“A woman can become a man’s friend only in the following stages – first an acquantaince, next a mistress, and only then a friend.”
– Anton Chekov
The question of whether or not men and women can really be “just friends” is one that comes up over and over. Clearly, this is a situation where intelligent, thoughtful people can disagree. (I constantly disagree with myself about it.) (Ya know, in a non-schizophrenic fashion.) It even came up in church last night, when Pastor Steve was encouraging the men in the congregation to involve themselves more in women’s lives. In third service, we get to ask questions at the end of the sermon, so my hand shot up: “How can men do that without misleading women about why they’re there?”
Steve, to his constant credit, conceded that he didn’t know. He even asked the congregation for their ideas. The room was silent. This is one area where we are all short on wisdom.
I have some of my own ideas, and I will lay them out for you. Let me acknowledge right now that I may have some flawed assumptions. If you notice one, or otherwise take issue with anything here, please share your disagreement. Maybe we can get at something that approaches the truth.
I think there are a couple of reasons that people come to believe that men and women cannot be friends:
1) Much of the time, a man only pursues “friendship” with a woman because he already has romantic feelings for her, which skews our perception of the whole situation. (I suppose women might do this, too.) If you watch that popular YouTube video on this question, this seems to be what every single guy interviewed is trying to do.
2) I think our egos sometimes make things much harder on ourselves. What I mean is, if we perceive that somebody is not attracted to us, we may come to want them to be. And wanting someone to like us is so closely tied to liking them ourselves that we can completely confuse the two.
3) When we think about this, we tend to reflect on the times when we had a relationship get complicated or completely fall apart due to romantic feelings. But we ignore all the healthy, positive platonic relationships we have otherwise. This is confirmation bias at its finest, my friends.
So, what can we do to avoid this trap? What are some ways we can invest in the opposite sex – and hopefully build them up – while limiting the risk for miscommunication and unnecessary heartache? Well, I have another list for you.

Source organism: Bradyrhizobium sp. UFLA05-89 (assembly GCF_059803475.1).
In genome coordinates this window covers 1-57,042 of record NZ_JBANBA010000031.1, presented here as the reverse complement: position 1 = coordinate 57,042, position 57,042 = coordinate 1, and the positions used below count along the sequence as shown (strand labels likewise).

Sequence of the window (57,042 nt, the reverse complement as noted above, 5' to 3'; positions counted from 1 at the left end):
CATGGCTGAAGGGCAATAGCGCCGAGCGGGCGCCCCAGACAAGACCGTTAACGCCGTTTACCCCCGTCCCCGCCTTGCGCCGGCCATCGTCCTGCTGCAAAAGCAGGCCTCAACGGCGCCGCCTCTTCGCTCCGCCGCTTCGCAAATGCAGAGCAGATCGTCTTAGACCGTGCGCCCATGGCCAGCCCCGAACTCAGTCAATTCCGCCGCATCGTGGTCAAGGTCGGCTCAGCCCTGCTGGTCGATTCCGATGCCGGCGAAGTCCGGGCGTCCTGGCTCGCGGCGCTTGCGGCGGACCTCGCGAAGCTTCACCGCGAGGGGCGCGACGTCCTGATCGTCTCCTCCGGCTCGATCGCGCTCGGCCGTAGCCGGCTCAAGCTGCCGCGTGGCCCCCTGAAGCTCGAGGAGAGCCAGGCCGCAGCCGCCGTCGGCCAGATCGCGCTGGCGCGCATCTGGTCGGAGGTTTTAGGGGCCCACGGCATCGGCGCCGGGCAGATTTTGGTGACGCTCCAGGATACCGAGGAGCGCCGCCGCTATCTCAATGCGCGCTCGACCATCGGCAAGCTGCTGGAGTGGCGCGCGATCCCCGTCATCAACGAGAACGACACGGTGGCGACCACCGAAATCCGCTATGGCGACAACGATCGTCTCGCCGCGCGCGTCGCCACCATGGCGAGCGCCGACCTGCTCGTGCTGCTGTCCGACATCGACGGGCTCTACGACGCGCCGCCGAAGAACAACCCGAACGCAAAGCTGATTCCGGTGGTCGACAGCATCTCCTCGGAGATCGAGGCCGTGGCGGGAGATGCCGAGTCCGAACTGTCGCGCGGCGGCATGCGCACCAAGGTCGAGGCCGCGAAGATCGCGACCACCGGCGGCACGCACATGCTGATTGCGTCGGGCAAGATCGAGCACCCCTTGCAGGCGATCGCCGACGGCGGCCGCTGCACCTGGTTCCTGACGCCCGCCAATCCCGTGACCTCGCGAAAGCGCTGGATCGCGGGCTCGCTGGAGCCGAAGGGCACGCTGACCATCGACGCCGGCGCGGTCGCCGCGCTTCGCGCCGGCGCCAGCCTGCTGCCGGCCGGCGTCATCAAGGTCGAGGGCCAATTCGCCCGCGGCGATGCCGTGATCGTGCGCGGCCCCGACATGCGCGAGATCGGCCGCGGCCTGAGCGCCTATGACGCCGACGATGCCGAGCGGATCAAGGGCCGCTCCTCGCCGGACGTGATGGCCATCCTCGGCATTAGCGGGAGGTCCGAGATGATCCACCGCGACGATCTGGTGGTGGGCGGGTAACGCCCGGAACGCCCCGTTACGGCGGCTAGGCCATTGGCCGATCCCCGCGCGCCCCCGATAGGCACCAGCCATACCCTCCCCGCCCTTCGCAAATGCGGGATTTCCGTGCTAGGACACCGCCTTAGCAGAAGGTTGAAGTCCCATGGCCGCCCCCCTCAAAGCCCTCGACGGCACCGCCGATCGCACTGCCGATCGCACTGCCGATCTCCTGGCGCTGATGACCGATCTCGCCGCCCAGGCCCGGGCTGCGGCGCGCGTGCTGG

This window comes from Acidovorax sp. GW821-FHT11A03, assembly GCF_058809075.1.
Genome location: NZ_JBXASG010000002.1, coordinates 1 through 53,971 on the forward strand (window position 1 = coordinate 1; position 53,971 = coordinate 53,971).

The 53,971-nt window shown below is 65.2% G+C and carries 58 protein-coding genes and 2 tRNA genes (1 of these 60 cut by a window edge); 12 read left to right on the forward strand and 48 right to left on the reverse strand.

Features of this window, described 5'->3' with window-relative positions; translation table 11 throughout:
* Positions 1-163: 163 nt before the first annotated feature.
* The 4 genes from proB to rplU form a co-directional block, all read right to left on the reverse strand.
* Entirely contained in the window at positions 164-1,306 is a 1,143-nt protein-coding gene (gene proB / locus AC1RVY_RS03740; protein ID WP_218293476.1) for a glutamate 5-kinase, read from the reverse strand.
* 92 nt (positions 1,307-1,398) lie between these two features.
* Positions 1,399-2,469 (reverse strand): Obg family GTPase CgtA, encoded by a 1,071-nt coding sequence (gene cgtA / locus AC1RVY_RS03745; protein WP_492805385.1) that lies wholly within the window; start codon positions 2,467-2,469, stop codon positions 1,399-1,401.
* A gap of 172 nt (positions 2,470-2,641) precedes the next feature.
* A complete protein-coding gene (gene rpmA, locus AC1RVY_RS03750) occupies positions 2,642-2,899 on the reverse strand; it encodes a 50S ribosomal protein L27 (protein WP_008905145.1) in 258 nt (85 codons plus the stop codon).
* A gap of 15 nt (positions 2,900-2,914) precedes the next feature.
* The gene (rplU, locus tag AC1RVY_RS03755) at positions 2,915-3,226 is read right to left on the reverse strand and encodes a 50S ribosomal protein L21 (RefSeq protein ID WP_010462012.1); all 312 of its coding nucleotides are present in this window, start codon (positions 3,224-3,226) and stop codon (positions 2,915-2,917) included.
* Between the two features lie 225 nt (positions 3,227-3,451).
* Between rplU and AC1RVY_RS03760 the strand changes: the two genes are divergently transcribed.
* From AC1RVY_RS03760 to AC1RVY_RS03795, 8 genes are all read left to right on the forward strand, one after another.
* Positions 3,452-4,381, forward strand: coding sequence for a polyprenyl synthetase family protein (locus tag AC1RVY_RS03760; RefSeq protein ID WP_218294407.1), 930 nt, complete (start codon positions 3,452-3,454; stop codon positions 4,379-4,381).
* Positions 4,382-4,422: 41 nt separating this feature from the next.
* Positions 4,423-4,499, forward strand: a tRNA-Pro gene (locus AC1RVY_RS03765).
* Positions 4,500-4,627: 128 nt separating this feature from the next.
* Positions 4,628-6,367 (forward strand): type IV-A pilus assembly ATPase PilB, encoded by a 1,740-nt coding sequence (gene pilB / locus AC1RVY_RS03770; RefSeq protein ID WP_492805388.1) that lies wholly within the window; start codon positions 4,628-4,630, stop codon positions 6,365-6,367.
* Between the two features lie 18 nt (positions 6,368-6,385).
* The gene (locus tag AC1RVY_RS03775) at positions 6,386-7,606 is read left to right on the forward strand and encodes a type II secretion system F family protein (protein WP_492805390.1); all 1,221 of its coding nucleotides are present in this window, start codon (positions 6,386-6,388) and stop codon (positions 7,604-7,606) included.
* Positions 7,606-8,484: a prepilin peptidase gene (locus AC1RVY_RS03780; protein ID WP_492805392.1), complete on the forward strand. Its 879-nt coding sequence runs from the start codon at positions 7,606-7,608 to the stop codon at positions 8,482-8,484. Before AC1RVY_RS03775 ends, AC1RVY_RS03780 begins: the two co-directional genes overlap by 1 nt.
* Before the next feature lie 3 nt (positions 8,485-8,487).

1) Make sure you are pursuing a friendship for the right reasons. If you have a desire to be hospitable, if you share common interests, awesome. But if in reality you only want a cross-gender “friendship” as a stop-gap between relationships, you’re using another human being selfishly. If you’re in it to have your ego swollen and to feel attractive, you are playing with fire. Take a serious look at your motives and make sure you want a friend for friendship’s sake.
2) Set up clear boundaries. There’s nothing wrong with doing “couples” sort of activities, but doing so can be a big step towards creating confusion. Spending most of your time together in groups can diminish that. But if it looks to an outside observer that you two are dating, it might look that way from the inside as well.
3) Speak directly and honestly – but do so gently and without presumption. If you get the sense that you or your friend might be developing feelings, it could be worthwhile to make clear where you want things to go. Be sensitive and respectful, and don’t hold it against them if they feel differently than you do.
4) Be aware that your feelings could change, and so could theirs.
I know there’s a lot more that could be said on this topic. I do think Chekov is wrong in his appraisal. But I think it really comes back to a simple rule of thumb: act with the other person’s best interests in mind, and from there celebrate and enjoy what makes them who they are. Sometimes romantic love will spring from that experience, but sometimes it might “just” be friendship. As though friendship were somehow less valuable than romantic love. But that’s a whole other blog post entirely.